In the world we live in today, amid a scramble which is unfolding to gain control of the key natural resources we exploit and to shape the political world order of the 21st century, there are many areas where Africa and Russia have interests which overlap objectively. About 50-52% of the Earth’s natural resources are found in Russia and Africa, which means that Russia and countries on the African continent tend to have a shared perspective when it comes to questions of how the global economy should be organized. According to expert data, Africa has about 30% of the world’s remaining mineral reserves, and is where 83% of world platinum production takes place, 45% of world diamond production, 40% of the world’s gold mine production, 47% of its cobalt, 43% of its palladium, and 42% of the world’s chromium.
During the Cold War, Africa was one of the main arenas where the USSR and the United States struggled to expand their spheres of influence. There tended to be a stronger tilt towards Moscow on the African continent, as many Africans saw Russia as a friend and natural ally. Russia never colonized any part of Africa, and played a unique role in setting the stage to liberate and assist independent African states with the decolonization process after World War II. It was thanks to Moscow’s initiative and political support that the United Nations adopted its historic Declaration on the Granting of Independence to Colonial Countries and Peoples in 1960. The USSR provided comprehensive assistance, including military support for national liberation movements in African countries to help newly-established governments defend their sovereignty.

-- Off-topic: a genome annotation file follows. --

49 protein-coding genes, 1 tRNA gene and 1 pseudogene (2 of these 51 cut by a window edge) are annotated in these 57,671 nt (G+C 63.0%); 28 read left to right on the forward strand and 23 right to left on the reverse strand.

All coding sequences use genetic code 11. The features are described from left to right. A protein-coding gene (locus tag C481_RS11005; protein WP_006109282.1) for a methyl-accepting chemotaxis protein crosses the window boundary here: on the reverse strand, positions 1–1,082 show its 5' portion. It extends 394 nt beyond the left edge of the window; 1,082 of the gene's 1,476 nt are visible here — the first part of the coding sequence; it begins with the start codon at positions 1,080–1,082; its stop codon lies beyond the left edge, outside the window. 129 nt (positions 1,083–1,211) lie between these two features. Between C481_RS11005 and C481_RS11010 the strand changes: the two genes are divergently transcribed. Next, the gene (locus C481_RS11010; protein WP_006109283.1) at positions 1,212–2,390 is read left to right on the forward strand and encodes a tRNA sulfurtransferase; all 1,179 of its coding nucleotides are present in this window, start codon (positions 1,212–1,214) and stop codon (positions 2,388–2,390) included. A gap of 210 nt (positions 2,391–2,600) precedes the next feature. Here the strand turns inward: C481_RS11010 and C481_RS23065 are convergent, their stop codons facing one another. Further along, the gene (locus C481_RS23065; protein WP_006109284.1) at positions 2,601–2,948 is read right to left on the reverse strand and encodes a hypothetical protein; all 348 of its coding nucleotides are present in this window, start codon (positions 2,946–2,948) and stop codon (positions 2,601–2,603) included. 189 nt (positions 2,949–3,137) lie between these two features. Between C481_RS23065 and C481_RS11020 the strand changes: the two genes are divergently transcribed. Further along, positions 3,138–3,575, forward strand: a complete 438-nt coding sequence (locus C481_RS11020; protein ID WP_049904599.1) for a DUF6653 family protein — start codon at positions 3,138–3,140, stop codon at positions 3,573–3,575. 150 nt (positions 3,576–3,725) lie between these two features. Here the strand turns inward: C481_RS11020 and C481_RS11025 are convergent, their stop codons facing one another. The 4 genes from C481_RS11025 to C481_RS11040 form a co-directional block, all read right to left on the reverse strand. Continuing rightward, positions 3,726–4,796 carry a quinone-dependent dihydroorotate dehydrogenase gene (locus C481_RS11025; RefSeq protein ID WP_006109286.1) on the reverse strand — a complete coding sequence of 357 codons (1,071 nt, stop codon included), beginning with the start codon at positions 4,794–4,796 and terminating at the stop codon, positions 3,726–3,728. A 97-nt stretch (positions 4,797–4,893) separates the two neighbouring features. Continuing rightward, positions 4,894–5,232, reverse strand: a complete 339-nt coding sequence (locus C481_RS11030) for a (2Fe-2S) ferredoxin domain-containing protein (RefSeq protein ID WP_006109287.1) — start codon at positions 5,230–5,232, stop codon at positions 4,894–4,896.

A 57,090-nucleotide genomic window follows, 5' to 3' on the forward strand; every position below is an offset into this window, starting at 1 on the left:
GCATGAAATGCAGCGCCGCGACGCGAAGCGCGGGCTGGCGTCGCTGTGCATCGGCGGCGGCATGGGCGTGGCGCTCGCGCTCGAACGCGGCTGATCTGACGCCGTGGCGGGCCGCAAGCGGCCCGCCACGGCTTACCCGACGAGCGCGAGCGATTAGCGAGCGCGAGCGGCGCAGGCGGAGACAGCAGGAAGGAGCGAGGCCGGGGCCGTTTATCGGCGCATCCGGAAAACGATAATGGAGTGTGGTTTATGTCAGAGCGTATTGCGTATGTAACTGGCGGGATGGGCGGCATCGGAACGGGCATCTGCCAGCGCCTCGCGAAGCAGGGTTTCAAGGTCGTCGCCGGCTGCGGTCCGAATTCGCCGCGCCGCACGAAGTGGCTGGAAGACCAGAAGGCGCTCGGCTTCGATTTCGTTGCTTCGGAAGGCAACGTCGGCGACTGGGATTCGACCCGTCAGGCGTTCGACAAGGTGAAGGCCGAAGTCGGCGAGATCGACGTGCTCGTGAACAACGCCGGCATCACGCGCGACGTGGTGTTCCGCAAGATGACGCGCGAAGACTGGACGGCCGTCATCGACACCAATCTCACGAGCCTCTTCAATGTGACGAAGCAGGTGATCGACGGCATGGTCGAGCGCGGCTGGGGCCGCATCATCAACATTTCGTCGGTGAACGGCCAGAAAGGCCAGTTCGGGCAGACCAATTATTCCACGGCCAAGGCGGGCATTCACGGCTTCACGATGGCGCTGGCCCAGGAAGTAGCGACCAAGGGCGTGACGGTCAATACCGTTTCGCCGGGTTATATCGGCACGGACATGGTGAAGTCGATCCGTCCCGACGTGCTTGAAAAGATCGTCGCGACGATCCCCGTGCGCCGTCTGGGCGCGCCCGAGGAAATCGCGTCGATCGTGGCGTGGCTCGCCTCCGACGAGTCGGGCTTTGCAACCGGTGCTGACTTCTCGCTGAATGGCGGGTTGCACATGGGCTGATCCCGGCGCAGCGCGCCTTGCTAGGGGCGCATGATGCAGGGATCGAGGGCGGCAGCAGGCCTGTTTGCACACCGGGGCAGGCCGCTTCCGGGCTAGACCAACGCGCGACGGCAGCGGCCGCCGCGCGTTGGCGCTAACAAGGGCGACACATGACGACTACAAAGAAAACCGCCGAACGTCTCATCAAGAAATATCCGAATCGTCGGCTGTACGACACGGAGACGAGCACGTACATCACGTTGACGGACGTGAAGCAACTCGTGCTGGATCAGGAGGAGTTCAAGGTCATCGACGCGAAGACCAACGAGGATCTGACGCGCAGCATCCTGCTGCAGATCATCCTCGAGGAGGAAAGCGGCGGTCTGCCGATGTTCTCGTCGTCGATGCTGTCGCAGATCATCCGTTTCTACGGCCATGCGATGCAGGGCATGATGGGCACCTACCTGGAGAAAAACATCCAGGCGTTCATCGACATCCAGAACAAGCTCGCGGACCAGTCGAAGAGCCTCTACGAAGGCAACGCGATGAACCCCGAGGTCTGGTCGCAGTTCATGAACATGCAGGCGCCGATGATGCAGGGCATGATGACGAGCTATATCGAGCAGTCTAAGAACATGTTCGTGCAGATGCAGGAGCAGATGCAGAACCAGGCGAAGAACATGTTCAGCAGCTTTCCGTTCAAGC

During the post-colonial years on the African continent, the Soviet Union built more than 400 industrial facilities, 100 agricultural enterprises, 140 educational institutions, and trained over 100,000 specialists. This has made a very significant contribution to the GDP of individual African countries, especially when you consider that these were the enterprises and specialists that formed the backbone of the modern production sector in many African states.
Following the collapse of the USSR, Russia temporarily lost sight of Africa in its foreign policy. In the events which have unfolded over recent years however, it is clear that countries in Africa have not forgotten the support the USSR provided in their struggle to achieve national independence,